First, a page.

Too often in our line of work we get the bad news that an adoption placement has disrupted, and even worse, we occasionally get the news that there has been a dissolution in an adoption. In both situations, the parents, or parents-to-be have decided to give the child back to the state-run foster care system. "Disruption" is the term used when the relationship breakdown occurs before the adoption has been finalized in a court of law. "Dissolution" happens if the familial relationship is ended after the adoption has been legally finalized. At an adoption finalization, the presiding judge often reinforces to the adult(s) that the child(ren) that they are adopting are just as much (legally) their child(ren) as if they were biologically born to the family. We always hope that the parents are absorbing that point and embrace being a family even before the finalization occurs. So, what happens in these relationships that causes these breakups? Why is the disruption rate so high, especially in older youth placements?
I attended a training given by Pat Carter-Sage, M.Ed, NCC LPC, where she opened my eyes to some core issues that tend to be the root of disruptions. Pat Carter-Sage’s work centers around attachment theories and because many of our youth have attachment difficulties these points hit home. Briefly, here few of the core issues that she covered and that I have seen at work in cases of disruption that I have witnessed.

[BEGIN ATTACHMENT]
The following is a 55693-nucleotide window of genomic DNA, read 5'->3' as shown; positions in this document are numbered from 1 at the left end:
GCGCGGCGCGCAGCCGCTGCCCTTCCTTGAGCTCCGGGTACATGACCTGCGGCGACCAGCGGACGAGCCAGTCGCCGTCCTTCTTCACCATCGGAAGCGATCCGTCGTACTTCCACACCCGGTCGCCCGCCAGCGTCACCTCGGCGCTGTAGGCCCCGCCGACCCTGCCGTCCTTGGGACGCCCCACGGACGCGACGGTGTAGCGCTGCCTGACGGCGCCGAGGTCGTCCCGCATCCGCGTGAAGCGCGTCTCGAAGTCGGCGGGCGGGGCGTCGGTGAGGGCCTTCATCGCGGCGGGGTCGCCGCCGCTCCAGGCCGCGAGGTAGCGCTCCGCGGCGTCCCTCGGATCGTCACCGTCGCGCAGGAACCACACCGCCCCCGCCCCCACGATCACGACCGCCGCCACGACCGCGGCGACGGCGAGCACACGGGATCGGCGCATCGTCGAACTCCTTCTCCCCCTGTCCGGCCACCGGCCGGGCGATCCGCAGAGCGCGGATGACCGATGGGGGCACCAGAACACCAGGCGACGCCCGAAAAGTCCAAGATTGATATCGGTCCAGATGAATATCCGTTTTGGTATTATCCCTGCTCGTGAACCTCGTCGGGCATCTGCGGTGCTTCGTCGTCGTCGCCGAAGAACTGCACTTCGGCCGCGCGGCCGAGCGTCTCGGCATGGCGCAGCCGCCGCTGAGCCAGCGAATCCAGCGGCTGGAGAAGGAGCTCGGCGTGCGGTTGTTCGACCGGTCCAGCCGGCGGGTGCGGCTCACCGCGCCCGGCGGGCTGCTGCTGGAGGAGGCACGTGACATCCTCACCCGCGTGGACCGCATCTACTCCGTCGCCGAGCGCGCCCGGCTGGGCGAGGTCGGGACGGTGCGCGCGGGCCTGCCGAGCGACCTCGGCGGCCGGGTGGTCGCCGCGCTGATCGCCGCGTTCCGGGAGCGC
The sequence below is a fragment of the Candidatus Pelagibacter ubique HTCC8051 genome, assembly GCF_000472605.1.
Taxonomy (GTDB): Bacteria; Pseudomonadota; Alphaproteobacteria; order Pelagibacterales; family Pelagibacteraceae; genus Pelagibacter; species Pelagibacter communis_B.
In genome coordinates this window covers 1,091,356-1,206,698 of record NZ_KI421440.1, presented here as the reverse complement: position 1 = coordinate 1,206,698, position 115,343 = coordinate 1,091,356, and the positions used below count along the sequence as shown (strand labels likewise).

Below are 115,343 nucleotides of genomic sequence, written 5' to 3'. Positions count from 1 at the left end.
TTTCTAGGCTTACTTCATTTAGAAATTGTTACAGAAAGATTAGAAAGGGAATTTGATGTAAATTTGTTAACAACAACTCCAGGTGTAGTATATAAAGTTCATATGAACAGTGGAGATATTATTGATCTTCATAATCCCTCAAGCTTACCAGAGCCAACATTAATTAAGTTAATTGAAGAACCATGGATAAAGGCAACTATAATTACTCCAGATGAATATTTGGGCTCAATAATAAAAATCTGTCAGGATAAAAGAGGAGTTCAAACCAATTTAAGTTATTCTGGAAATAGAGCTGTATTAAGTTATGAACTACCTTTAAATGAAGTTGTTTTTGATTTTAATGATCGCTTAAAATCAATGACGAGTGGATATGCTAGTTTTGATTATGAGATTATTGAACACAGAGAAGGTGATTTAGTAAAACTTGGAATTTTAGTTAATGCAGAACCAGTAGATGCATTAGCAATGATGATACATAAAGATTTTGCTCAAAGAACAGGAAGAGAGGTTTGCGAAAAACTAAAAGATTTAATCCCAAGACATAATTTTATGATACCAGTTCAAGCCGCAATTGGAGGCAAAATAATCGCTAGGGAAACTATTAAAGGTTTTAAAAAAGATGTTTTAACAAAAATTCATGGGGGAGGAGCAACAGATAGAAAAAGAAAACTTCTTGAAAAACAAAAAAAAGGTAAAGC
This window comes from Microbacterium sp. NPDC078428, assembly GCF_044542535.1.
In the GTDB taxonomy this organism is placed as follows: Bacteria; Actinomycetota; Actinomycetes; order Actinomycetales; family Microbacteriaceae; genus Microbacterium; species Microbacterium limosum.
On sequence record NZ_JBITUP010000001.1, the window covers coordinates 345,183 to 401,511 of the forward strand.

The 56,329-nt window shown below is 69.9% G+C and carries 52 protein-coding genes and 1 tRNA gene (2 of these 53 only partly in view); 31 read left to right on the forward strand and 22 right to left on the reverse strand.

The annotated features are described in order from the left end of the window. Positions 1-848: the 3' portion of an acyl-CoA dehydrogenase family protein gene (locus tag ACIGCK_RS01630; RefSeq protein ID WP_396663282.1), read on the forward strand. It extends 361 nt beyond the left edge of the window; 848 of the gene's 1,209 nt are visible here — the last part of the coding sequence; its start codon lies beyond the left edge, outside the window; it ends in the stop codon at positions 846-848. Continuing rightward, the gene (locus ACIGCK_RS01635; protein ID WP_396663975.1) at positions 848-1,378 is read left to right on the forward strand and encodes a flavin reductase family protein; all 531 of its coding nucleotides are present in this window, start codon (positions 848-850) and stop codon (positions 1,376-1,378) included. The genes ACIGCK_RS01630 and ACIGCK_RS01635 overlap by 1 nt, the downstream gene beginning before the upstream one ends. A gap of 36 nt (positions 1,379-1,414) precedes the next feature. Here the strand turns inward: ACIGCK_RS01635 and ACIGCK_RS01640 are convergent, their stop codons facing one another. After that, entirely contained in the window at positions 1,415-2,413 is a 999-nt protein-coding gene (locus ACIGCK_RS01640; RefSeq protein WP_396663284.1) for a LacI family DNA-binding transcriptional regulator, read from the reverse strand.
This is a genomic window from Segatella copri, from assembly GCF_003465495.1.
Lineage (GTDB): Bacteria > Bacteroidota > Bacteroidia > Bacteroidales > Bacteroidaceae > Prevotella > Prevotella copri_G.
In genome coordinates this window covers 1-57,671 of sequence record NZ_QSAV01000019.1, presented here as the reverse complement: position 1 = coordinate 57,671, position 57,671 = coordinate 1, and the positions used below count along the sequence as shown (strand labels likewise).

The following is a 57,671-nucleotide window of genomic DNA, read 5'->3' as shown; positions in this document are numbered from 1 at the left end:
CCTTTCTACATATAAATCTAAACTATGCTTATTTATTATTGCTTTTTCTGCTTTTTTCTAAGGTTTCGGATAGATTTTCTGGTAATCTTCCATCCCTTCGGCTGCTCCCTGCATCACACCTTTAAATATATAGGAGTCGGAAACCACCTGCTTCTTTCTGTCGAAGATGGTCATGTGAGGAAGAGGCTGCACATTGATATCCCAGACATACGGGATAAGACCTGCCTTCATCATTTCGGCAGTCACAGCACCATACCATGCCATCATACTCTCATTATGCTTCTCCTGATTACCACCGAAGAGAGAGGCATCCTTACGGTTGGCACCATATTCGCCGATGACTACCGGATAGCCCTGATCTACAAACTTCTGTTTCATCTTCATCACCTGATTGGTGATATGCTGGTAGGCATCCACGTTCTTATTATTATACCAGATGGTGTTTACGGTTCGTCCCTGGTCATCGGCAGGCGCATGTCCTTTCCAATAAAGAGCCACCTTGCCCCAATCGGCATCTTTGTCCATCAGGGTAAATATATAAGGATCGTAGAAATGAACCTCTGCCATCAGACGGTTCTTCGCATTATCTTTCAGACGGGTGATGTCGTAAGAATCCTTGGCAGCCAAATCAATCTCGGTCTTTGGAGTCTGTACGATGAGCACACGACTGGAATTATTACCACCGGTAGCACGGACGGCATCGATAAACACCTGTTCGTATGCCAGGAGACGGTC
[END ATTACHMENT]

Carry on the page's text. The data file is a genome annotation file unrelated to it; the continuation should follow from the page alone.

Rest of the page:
Entitlement. Often parents will struggle with what they are entitled to feel towards the child. They may question “Do I have the right to parent this child?” The child, after years of abuse and shame, may ask “Do I deserve this love? Family? Security?“ These questions in the child’s mind often lead to sabotaging the placement.
Unmatched Expectations. Unmatched expectations go in both directions, from parents and from the youth. Parents, along with their support systems, expect youth to come in their homes overflowing with gratitude and always displaying good behavior. This is not the feeling that most of the youth are experiencing. They are truly experiencing great loss from not being able to live with their birth families. For their part, youth often come with unrealistic expectations for the families. They may have been dreaming of their “perfect family” for years before being adopted only to realize that no family is going to be perfect.
Separation, Loss, and Grief. Again, this is experienced by both the parents and the youth in adoption. A friend, who is an adopted father of two, once told me “Adoption is the happiest ending for the most tragic event.” His statement made me think deeply then and I still think about that now, years later. The children are experiencing a tragedy of not living with their biological families, no matter how terrible the situation was, this is a very real trauma. We must allow them to grieve this. We cannot just assume the kids are happier now that they are out of the biological home, since the home was not suitable to care for them. From the adult's side, we often work with parents who have experienced infertility, or loss of a child, and have not fully grieved these experiences. Without properly dealing with these feelings, one cannot properly move forward and be a successful home.
With that all being said, how can we lessen the rates of disruption and dissolution? I think the main solution is asking for help. These issues are just a few of the issues that will come up, and they are all deep and complex. Education and counseling pre-adoptive placement, during the placement, and post finalization are vital to a successful adoption. No one goes into the adoption process thinking, well if this doesn’t work out then I can always just give the child back, no one thinks that their family will add to the statistic, but it does happen. Parenting in any capacity takes hard work, and there is no shame in asking for help.